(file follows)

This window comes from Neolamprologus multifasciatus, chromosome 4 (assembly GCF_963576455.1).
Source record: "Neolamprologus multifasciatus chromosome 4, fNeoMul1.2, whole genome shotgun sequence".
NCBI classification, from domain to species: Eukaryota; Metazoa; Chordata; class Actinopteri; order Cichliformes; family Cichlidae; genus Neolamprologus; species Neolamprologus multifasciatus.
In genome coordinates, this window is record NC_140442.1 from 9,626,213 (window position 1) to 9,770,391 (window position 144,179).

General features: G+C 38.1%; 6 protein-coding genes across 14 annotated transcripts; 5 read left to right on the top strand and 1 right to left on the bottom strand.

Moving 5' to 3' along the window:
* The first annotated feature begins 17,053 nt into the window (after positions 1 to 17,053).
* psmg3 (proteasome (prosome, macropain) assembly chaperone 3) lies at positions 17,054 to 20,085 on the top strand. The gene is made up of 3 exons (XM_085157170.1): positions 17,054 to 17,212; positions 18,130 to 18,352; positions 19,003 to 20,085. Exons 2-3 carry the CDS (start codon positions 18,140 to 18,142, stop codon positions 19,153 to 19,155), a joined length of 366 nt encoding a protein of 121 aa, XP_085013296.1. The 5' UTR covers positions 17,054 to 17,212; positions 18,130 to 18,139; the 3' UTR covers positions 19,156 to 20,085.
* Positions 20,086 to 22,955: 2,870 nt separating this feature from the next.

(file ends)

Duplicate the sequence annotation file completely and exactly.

This window comes from Neolamprologus multifasciatus, chromosome 4 (assembly GCF_963576455.1).
Source record: "Neolamprologus multifasciatus chromosome 4, fNeoMul1.2, whole genome shotgun sequence".
NCBI classification, from domain to species: Eukaryota; Metazoa; Chordata; class Actinopteri; order Cichliformes; family Cichlidae; genus Neolamprologus; species Neolamprologus multifasciatus.
In genome coordinates, this window is record NC_140442.1 from 9,626,213 (window position 1) to 9,770,391 (window position 144,179).

General features: G+C 38.1%; 6 protein-coding genes across 14 annotated transcripts; 5 read left to right on the top strand and 1 right to left on the bottom strand.

Moving 5' to 3' along the window:
* The first annotated feature begins 17,053 nt into the window (after positions 1 to 17,053).
* psmg3 (proteasome (prosome, macropain) assembly chaperone 3) lies at positions 17,054 to 20,085 on the top strand. The gene is made up of 3 exons (XM_085157170.1): positions 17,054 to 17,212; positions 18,130 to 18,352; positions 19,003 to 20,085. Exons 2-3 carry the CDS (start codon positions 18,140 to 18,142, stop codon positions 19,153 to 19,155), a joined length of 366 nt encoding a protein of 121 aa, XP_085013296.1. The 5' UTR covers positions 17,054 to 17,212; positions 18,130 to 18,139; the 3' UTR covers positions 19,156 to 20,085.
* Positions 20,086 to 22,955: 2,870 nt separating this feature from the next.